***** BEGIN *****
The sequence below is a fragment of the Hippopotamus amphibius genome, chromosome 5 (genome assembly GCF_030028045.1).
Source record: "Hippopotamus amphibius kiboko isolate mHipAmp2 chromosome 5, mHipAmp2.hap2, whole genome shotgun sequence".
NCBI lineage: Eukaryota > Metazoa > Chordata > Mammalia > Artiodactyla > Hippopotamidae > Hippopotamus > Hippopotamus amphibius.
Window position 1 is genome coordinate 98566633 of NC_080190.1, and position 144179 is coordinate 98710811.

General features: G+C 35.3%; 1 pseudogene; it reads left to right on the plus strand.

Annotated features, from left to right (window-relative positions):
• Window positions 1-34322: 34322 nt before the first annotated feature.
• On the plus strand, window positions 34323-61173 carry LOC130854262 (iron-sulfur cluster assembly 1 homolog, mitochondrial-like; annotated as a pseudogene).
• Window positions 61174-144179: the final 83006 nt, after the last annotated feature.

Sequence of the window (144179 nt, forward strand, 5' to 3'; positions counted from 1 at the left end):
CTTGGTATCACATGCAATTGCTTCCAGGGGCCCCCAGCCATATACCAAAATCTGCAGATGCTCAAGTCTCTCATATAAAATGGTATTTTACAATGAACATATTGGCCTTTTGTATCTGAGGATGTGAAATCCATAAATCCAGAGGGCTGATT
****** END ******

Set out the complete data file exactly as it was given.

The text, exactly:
The sequence below is a fragment of the Hippopotamus amphibius genome, chromosome 5 (genome assembly GCF_030028045.1).
Source record: "Hippopotamus amphibius kiboko isolate mHipAmp2 chromosome 5, mHipAmp2.hap2, whole genome shotgun sequence".
NCBI lineage: Eukaryota > Metazoa > Chordata > Mammalia > Artiodactyla > Hippopotamidae > Hippopotamus > Hippopotamus amphibius.
Window position 1 is genome coordinate 98566633 of NC_080190.1, and position 144179 is coordinate 98710811.

General features: G+C 35.3%; 1 pseudogene; it reads left to right on the plus strand.

Annotated features, from left to right (window-relative positions):
• Window positions 1-34322: 34322 nt before the first annotated feature.
• On the plus strand, window positions 34323-61173 carry LOC130854262 (iron-sulfur cluster assembly 1 homolog, mitochondrial-like; annotated as a pseudogene).
• Window positions 61174-144179: the final 83006 nt, after the last annotated feature.

Sequence of the window (144179 nt, forward strand, 5' to 3'; positions counted from 1 at the left end):
CTTGGTATCACATGCAATTGCTTCCAGGGGCCCCCAGCCATATACCAAAATCTGCAGATGCTCAAGTCTCTCATATAAAATGGTATTTTACAATGAACATATTGGCCTTTTGTATCTGAGGATGTGAAATCCATAAATCCAGAGGGCTGATT